By, Dr. Anca Tomsa, M.D. FAAP
As winter season arrived in Sunny Florida, despite the overall nice and warm weather, almost every day at least one of my patients will come to clinic sick with high fever and chills, runny nose, body aches, headaches, vomiting and will test positive for Flu. We are in full Flu season and every day the Flu vaccine is offered to all of our patients who were not immunized yet against Flu.
But what is Flu?
– Flu is a short term for Influenza. This is a viral infection, spread via person to person interaction, when someone sneezes or coughs, or spread by touching surfaces contaminated with secretions from virus and then touching the nose, eyes or mouth.
– Flu season in United States peaks December to February and can last as late as May.
Here are a few reasons why we recommend to immunize against Flu:
Secondary to flu infection children can develop: ear or sinus infections or even pneumonia.
According to American Academy of Pediatrics, during the 2016-17 season, more than 100 U.S. children died of the flu, and thousands more were hospitalized for severe illness or complications from the virus.
Significant number of death from Flu related complications in pediatric population: according to one study from July 2010-June 2014, there were 358 pediatric deaths confirmed to be due to Flu for children aged 6 months to 17 years.
More than 80 percent of children who died of influenza were not vaccinated.
Who should get immunized against Flu vaccine:
all patients older than 6 months of age
caregivers, pregnant women or people in contact with infants less than 6 months of age
patients 6 months to 8 years old receiving Flu vaccine for the first time require 2 dose of vaccine 28 days apart
all healthcare personnel, childcare providers and staff
Here are some of the most common myths about the Flu vaccine I hear often from our patients, parents, and caregivers:
“Am I not going to get sick after I get the Flu Shot? “
- NO, You WILL NOT get sick because of the Flu vaccine. The injectable form of the vaccine is made of inactive viral particles. This means, the virus is “dead” has no capability to activate and spread once injected.
- It takes 2-weeks for the body to produce effective immunity response against the Flu vaccine once immunized. During this 2-week period you are still at risk of getting the Flu infection.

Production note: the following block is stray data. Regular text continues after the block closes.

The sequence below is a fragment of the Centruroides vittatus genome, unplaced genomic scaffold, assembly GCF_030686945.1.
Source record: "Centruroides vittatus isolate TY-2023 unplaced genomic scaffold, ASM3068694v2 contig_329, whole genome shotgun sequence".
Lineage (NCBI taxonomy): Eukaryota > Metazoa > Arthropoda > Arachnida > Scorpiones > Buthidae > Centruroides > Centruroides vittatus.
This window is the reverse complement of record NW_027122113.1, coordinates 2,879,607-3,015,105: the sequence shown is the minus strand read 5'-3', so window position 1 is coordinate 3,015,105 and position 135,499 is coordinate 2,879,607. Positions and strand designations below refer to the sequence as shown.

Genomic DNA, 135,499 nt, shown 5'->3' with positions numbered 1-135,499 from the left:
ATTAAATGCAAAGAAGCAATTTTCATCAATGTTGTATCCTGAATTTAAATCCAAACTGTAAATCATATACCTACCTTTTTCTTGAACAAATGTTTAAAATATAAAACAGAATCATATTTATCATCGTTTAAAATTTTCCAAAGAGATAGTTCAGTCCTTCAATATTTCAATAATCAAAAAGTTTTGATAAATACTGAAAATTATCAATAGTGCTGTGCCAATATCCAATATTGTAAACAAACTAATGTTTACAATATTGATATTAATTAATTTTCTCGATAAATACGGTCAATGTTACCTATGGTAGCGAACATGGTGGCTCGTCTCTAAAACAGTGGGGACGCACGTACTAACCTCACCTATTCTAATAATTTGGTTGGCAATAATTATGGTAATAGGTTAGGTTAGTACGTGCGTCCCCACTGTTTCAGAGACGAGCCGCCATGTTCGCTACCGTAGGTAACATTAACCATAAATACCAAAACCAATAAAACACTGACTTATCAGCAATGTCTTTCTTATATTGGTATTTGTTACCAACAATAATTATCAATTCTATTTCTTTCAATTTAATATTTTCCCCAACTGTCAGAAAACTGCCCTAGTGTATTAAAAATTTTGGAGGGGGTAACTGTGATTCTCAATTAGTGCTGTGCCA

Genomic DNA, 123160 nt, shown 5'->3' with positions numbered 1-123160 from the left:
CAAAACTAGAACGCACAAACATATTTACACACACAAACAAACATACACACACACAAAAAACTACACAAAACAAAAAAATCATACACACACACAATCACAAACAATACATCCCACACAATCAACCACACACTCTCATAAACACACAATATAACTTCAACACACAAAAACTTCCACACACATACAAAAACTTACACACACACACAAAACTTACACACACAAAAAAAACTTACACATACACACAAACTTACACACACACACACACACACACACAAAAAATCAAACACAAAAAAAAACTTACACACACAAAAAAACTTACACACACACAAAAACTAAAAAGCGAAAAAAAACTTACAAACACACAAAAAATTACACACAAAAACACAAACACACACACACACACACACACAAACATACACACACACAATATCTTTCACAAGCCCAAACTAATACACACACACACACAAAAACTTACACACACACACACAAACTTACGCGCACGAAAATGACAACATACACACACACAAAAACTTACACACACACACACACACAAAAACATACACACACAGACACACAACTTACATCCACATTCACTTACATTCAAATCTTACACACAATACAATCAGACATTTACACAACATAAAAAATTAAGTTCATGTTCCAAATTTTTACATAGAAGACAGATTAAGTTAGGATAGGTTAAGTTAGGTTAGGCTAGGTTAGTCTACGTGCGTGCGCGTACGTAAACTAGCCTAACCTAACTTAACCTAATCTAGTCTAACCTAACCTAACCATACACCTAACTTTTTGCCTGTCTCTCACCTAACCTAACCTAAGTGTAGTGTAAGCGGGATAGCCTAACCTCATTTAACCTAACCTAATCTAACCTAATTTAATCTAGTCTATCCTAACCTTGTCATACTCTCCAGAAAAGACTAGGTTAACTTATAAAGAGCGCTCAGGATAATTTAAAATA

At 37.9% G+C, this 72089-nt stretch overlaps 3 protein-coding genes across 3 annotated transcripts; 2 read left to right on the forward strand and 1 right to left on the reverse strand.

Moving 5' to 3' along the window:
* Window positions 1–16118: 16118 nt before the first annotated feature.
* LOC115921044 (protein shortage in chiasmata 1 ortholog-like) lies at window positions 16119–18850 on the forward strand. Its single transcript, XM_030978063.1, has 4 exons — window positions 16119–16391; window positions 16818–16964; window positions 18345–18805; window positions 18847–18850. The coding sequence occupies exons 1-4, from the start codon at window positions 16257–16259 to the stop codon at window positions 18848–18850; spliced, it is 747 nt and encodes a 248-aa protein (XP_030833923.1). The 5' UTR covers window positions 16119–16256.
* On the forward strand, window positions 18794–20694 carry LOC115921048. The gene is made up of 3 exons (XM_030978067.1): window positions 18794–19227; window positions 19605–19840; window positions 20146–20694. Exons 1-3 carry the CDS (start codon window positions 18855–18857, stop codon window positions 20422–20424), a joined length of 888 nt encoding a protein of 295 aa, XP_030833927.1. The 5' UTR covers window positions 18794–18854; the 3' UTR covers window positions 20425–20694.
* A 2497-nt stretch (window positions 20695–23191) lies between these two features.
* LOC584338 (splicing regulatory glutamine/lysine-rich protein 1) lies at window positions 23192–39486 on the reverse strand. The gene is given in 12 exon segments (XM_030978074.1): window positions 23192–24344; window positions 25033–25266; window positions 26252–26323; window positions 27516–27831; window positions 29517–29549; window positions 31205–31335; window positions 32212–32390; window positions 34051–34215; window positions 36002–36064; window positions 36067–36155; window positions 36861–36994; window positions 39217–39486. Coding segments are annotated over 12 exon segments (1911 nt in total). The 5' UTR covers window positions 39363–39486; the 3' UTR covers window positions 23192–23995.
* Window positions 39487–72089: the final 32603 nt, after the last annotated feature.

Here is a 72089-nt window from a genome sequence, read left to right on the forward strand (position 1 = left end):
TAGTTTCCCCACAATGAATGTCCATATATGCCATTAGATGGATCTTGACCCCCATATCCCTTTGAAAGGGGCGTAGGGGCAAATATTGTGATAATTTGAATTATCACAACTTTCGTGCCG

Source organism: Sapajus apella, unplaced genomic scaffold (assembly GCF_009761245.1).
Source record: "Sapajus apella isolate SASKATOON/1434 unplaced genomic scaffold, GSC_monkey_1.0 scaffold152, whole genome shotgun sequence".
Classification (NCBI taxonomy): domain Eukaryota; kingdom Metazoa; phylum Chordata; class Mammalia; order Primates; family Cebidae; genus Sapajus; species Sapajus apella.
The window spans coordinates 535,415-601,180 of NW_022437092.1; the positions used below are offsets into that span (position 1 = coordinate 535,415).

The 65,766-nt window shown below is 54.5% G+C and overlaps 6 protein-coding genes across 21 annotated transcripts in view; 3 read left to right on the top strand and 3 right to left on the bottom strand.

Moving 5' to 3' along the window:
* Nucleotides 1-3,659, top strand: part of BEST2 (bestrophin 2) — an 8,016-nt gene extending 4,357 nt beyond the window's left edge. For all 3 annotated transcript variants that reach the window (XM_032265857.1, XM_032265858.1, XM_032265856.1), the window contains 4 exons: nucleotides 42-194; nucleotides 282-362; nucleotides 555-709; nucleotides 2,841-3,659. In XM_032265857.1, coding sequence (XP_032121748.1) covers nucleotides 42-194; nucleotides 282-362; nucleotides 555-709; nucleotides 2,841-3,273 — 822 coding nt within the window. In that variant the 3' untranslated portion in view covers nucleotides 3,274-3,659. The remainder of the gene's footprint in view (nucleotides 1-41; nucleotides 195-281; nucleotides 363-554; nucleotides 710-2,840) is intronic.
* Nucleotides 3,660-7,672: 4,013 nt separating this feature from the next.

“I am allergic to eggs; can I still get the Flu vaccine?”
- Patients with only hives after exposure to eggs can get any licensed Flu vaccine according to CDC (Center for Disease Control)
- Patients with severe egg allergies (angioedema, vomiting, respiratory distress) or who required Epinephrine injection due to egg allergies can still receive the Flu vaccine as long as it is given in a Hospital or medical setting with health provider who able to recognize and treat allergies.
- Patients with egg allergies no longer have to wait 30 minutes after being given the Flu vaccine.
Finally, I would like to inform you of other methods you can use, in addition to Flu vaccine, to protect children and yourself from infection with Flu:
– Staying away from sick people who have : fever, cough, runny nose, sneezing.
– Washing hands often in order to reduce the spread of germs.
– If you or your child has been diagnosed with the Flu, do not go to work or school to prevent spreading the Flu.
– Also, prescription medications are available to reduce the spread of Flu once contaminated with the disease.
Important new information from CDC for 2017-2018 flu season:
Only injectable flu shots are recommended for this year. For season 2017-2018 it is recommended NOT to use the LAIV nasal flu vaccine.
The vaccine comes in either a trivalent or quadrivalent form, which protect against three strains (2 A and 1 B) or four strains (2 A and 2 B) of the virus, respectively. While the influenza A (H1N1) virus in both formulations differs from that contained in the 2016-2017 seasonal vaccines, the influenza A (H3N2) vaccine strain and influenza B vaccine strains are the same.
With hope that this information will help clarify some of the questions you have about the Flu vaccine I wish for all of our little patients and their families , to stay healthy and Flu free this season!
For more information about the Flu vaccine you can go to: https://www.cdc.gov/flu/about/season/flu-season-2017-2018.htm